#RPGaDAY2022 Day 2 – What is a great introductory RPG?

Welcome to #RPGaDAY2022! Now in its ninth year, #RPGaDAY was originally created by RPG author and games designer David Chapman (Conspiracy X, Doctor Who, etc) as a bit of fun and to get people talking about tabletop roleplaying games. August was chosen, I believe, to coincide with tabletop roleplaying’s gaming mecca that is Gen Con – which usually takes place in the States (Inidanapolis these days) every August.

#RPGaDAY is open to everyone so if you want to join in just check out the prompts below to inspire a blog, vlog, or social media post to celebrate everything great about our hobby with the tag #RPGaDAY2022

Day 2 : What is a great introductory RPG?

I, like the vast majority of people who have ever roleplayed, started with an edition Dungeons & Dragons. In my case it was Advanced Dungeons & Dragons back in 1984.

D&D might not be the greatest game to introduce people to as far as the rules and complexity are concerned, but for a beginning player I feel the rules and complexity should be in the background and the Gamemaster should be concentrating on taking the new player on a storytelling adventure, without getting too bogged down with the rules and what they say you can and can’t do.

Turning up for your first game can be nerve wracking enough without then being told “you can’t do that, the rules don’t allow it” or “your character can’t do that, you don’t have the skill” – whereever possible let the player try and weave a story. If they want to use a skill that isn’t on their character sheet, let them – even if you give them a penalty. If the skill isn’t actually in the game then (depending on what it is) let them succeed or atleast roll dice and see.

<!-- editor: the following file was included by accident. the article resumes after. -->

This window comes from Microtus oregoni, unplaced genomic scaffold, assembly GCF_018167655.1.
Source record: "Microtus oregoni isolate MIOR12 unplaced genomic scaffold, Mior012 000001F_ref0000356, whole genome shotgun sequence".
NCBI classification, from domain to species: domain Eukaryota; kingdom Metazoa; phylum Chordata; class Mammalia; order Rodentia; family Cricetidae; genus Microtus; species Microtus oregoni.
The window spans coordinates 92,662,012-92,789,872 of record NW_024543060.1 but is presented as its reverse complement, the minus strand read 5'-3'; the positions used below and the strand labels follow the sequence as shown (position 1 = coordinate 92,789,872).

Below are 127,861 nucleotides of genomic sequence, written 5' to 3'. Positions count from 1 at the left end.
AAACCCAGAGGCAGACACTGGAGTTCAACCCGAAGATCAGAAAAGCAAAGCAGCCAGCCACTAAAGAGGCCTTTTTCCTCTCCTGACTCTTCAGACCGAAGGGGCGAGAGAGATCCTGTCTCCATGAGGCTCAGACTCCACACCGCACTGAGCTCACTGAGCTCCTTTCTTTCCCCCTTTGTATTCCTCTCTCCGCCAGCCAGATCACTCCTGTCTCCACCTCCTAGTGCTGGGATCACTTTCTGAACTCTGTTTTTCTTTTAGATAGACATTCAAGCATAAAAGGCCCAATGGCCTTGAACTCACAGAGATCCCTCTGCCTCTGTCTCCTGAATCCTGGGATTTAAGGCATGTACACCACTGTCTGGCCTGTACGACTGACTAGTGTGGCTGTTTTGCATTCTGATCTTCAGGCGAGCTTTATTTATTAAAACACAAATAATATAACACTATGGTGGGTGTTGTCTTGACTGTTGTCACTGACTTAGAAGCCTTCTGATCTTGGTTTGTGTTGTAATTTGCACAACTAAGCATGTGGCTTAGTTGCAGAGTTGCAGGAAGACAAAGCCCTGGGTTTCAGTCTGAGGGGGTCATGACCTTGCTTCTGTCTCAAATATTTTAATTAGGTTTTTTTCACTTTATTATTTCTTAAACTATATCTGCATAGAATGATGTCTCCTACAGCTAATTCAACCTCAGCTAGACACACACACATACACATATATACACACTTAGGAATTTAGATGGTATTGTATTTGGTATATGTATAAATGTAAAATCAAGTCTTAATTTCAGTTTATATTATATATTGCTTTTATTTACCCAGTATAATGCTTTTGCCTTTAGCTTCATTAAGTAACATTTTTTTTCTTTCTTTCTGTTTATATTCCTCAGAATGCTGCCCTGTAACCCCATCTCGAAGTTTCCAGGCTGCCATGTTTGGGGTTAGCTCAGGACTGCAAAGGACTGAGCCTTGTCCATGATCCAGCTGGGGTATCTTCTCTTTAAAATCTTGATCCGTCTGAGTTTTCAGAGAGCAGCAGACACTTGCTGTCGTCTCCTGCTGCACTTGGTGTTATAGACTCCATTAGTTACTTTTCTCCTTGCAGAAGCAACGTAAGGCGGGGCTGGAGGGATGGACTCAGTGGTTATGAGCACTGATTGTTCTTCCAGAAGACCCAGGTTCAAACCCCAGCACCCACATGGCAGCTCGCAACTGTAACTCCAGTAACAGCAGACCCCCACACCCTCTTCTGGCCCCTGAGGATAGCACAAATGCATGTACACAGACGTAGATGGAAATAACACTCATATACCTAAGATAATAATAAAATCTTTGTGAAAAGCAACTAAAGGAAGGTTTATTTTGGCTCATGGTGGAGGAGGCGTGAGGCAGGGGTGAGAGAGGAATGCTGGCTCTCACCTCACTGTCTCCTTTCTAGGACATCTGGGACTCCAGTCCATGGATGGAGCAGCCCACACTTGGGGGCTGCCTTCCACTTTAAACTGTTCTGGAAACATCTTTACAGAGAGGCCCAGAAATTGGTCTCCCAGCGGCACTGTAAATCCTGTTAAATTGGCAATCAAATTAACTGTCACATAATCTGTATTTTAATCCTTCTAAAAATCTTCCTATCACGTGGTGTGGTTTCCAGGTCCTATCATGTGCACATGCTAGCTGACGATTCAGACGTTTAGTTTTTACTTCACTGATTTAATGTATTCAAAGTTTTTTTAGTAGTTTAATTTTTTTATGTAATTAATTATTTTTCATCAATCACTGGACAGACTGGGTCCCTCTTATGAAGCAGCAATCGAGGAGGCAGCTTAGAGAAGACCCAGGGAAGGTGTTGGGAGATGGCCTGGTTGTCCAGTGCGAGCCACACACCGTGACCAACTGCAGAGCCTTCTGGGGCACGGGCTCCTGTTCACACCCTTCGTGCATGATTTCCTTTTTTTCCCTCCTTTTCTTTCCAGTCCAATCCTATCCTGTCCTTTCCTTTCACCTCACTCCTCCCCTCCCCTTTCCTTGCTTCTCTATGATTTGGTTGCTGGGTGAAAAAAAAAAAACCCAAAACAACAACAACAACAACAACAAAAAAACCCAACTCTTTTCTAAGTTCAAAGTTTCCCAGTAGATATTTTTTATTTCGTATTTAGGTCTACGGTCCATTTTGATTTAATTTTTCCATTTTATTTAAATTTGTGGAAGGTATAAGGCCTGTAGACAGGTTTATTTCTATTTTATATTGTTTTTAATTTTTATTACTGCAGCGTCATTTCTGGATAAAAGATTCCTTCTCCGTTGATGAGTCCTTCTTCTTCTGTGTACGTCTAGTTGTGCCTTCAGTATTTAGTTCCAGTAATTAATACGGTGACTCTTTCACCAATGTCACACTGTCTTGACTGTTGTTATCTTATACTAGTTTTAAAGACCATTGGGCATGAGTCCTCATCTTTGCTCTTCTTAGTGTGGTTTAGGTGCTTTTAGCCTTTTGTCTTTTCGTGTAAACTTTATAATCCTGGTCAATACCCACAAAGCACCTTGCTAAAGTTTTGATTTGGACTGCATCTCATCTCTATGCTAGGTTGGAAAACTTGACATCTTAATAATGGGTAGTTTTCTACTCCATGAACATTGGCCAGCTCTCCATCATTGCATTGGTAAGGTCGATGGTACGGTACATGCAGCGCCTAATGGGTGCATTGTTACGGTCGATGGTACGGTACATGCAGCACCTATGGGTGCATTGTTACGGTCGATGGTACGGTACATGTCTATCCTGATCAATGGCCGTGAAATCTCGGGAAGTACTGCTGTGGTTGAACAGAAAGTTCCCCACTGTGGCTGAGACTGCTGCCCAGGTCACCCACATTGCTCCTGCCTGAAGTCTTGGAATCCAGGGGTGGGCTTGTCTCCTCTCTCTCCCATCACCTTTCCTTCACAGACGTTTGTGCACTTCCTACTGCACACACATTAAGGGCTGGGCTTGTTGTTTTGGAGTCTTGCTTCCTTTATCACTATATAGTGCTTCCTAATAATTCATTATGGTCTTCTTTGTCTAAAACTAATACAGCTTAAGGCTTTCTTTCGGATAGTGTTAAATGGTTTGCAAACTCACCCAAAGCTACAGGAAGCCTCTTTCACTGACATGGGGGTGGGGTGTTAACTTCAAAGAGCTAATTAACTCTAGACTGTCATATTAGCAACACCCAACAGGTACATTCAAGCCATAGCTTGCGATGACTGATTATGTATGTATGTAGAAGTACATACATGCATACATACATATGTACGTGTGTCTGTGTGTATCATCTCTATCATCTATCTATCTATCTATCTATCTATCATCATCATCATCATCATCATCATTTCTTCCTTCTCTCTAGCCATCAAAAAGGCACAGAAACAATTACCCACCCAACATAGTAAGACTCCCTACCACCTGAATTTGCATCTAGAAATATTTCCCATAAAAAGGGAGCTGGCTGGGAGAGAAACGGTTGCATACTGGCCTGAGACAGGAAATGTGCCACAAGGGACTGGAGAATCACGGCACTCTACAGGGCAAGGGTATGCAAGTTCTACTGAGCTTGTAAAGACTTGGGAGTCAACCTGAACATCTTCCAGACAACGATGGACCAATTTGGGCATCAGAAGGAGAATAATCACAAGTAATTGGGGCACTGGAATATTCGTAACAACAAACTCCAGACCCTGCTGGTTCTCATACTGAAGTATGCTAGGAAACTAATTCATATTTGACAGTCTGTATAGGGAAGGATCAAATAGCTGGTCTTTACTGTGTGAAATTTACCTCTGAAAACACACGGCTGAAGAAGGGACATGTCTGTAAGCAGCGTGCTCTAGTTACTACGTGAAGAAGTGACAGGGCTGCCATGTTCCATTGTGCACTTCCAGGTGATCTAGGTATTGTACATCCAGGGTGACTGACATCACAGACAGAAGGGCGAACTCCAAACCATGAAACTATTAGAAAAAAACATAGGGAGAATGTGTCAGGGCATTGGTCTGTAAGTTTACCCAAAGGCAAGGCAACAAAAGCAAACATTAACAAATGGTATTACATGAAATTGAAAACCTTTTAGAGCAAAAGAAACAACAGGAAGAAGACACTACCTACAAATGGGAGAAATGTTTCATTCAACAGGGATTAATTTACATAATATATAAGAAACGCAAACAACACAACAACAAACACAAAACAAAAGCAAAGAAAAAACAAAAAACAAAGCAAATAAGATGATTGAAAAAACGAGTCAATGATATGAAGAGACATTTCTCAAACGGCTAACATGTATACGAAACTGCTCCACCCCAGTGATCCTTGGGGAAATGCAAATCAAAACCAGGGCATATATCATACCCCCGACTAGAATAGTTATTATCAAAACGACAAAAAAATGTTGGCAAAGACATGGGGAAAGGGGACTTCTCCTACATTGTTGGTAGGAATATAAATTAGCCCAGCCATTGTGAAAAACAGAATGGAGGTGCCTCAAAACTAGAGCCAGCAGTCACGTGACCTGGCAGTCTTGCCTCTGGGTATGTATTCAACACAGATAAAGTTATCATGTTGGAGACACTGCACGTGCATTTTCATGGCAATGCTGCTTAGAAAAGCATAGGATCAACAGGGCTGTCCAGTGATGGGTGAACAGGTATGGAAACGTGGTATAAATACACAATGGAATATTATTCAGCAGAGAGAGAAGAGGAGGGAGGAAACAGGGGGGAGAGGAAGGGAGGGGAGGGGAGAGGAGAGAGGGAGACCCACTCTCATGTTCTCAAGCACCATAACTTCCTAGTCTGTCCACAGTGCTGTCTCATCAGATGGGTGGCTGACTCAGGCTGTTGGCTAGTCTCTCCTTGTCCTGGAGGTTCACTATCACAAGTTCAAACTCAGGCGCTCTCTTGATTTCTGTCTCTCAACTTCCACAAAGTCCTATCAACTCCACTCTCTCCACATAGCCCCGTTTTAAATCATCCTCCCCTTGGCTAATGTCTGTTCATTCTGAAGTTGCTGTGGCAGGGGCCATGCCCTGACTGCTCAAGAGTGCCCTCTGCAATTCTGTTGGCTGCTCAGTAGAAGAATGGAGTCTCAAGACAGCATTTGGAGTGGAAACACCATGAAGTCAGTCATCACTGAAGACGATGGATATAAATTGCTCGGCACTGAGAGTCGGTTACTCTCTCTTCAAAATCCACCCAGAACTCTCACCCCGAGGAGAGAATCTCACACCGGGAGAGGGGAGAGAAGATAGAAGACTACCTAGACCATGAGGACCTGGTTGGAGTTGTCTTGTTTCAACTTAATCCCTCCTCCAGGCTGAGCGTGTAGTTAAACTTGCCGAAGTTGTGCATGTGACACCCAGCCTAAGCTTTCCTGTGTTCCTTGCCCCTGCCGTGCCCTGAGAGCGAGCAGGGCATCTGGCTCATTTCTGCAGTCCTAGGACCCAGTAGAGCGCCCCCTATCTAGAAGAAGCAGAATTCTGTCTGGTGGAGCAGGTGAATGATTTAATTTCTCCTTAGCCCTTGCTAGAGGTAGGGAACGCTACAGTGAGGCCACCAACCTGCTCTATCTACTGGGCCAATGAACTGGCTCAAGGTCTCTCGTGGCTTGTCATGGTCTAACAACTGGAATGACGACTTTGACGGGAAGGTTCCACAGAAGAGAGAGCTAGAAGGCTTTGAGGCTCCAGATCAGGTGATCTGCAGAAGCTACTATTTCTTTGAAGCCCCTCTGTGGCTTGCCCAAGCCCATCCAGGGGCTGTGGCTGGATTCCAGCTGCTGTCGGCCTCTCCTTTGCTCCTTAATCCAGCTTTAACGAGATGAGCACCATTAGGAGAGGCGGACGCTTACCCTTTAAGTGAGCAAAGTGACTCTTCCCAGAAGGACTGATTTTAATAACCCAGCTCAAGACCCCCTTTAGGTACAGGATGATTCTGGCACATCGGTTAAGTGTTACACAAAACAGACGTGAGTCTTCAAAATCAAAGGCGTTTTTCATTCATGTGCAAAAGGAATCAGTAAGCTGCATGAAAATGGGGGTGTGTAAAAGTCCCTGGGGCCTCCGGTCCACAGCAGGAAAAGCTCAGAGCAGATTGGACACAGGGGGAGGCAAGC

Generally rules light games that are more storytelling focused are great for beginners – although as I mention above for a players first game the rules should be in the background or left to the Gamemaster to carry out. Phase the rules in slowly. The biggest hurdle for many new players is seeing a copy of a 200+ page rulebook and thinking they need to read it to know what’s going on.

A friend of mine, a 23-year old girl, was round a month ago and we were talking about tabletop roleplaying as she had other friends who gamed and she was interested in knowing more and possibly giving it a try. I explained about the storytelling, the adventure, what the Gamemaster did, about creating a character to play, etc. She was really liking the idea. I popped upstairs and brought down the D&D Player’s Handbook (and Dungeon Master’s Guide) to show her a few things and could instantly tell by her expression when she saw the size of the two books she was thinking “OMG! Do I have to read all of them???” – so I promptly told her that she didn’t, and actually most people (even the Gamemasters) wouldn’t ever have read the entire books.

The page count of the rulebooks can be really off-putting/intimidating to new gamers.

I think it’s less important to have a great introductory RPG than it is to have a good Gamemaster for your first game. A good GM can make any game fun, and fun is the key to getting a new player to become a regular player.

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